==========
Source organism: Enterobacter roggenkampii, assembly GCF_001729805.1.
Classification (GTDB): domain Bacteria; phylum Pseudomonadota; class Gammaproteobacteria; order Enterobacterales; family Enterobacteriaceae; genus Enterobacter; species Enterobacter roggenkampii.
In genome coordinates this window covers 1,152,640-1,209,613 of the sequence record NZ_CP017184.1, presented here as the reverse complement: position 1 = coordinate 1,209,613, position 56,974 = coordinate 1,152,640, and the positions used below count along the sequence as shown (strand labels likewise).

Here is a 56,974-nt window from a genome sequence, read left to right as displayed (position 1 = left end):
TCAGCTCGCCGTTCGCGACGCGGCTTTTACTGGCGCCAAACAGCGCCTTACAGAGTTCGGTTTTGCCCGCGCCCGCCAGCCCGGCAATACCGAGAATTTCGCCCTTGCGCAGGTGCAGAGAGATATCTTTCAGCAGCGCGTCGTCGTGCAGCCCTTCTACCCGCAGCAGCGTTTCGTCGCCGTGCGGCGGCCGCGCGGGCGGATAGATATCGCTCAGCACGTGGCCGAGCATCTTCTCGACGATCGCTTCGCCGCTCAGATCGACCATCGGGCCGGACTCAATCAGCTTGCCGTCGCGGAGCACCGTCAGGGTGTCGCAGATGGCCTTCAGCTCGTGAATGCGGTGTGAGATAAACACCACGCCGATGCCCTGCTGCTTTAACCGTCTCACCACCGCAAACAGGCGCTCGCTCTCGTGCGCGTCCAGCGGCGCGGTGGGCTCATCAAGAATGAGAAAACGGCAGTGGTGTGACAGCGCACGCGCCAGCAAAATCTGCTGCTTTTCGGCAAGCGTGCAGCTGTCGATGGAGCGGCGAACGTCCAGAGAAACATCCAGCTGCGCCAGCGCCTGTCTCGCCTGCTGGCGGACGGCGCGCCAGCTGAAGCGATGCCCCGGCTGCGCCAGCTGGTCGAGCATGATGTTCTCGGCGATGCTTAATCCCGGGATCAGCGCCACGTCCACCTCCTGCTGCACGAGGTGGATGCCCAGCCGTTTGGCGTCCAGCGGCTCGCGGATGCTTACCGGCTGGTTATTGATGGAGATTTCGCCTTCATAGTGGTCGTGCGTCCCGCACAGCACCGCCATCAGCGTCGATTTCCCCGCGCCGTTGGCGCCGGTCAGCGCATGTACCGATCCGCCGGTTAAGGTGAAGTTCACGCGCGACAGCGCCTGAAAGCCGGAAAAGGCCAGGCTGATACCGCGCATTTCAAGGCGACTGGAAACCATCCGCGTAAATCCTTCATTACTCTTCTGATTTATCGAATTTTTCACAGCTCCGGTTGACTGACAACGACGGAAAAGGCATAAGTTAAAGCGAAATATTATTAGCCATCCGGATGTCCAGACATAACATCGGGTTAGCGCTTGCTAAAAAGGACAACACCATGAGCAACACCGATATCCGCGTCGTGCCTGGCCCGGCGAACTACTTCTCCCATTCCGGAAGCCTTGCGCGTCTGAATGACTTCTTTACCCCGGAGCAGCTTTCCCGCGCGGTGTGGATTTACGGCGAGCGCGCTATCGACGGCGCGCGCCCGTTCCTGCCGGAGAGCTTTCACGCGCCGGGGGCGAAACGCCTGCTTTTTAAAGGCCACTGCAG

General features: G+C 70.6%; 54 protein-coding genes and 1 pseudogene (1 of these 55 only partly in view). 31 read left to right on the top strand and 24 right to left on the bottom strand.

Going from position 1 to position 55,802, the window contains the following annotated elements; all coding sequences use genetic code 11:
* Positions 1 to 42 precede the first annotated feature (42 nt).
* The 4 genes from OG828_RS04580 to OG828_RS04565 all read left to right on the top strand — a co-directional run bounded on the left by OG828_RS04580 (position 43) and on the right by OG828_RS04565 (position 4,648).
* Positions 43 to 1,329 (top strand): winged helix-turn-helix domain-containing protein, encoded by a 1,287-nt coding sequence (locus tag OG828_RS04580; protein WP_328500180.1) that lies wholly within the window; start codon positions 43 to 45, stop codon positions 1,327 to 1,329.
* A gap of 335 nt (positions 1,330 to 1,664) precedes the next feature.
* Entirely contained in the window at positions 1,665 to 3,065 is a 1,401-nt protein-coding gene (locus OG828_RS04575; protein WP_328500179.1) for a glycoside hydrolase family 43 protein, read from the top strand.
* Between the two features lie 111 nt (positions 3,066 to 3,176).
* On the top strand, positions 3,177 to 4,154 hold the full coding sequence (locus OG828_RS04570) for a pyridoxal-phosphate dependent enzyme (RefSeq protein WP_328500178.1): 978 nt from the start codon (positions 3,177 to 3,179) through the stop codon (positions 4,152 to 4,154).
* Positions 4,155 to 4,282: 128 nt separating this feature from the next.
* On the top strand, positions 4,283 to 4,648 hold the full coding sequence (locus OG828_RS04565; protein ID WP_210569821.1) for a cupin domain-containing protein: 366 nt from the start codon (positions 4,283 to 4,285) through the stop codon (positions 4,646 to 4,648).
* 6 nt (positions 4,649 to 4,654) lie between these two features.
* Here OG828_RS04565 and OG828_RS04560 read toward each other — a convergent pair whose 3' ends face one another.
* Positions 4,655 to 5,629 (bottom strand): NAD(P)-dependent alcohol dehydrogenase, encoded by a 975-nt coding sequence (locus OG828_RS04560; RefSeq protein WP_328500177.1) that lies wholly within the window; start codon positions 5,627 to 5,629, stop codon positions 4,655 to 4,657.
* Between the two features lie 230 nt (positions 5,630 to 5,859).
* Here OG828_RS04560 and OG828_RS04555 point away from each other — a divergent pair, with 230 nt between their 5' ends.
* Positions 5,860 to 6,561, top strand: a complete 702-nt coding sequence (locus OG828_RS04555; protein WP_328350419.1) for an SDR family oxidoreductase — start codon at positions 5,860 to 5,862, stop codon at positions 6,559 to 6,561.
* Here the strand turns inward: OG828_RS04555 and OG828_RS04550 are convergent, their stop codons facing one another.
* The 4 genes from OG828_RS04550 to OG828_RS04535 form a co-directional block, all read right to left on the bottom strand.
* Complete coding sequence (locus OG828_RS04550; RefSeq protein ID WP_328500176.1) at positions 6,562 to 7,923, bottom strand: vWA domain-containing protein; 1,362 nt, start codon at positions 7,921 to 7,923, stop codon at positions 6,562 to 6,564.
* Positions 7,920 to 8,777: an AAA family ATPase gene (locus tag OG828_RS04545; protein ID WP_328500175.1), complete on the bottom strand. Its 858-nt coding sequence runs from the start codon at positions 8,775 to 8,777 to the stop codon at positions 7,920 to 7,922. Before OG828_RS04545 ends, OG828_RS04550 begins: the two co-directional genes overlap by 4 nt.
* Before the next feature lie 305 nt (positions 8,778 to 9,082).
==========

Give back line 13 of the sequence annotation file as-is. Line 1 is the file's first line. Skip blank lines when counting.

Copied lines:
* Between the two features lie 111 nt (positions 3,066 to 3,176).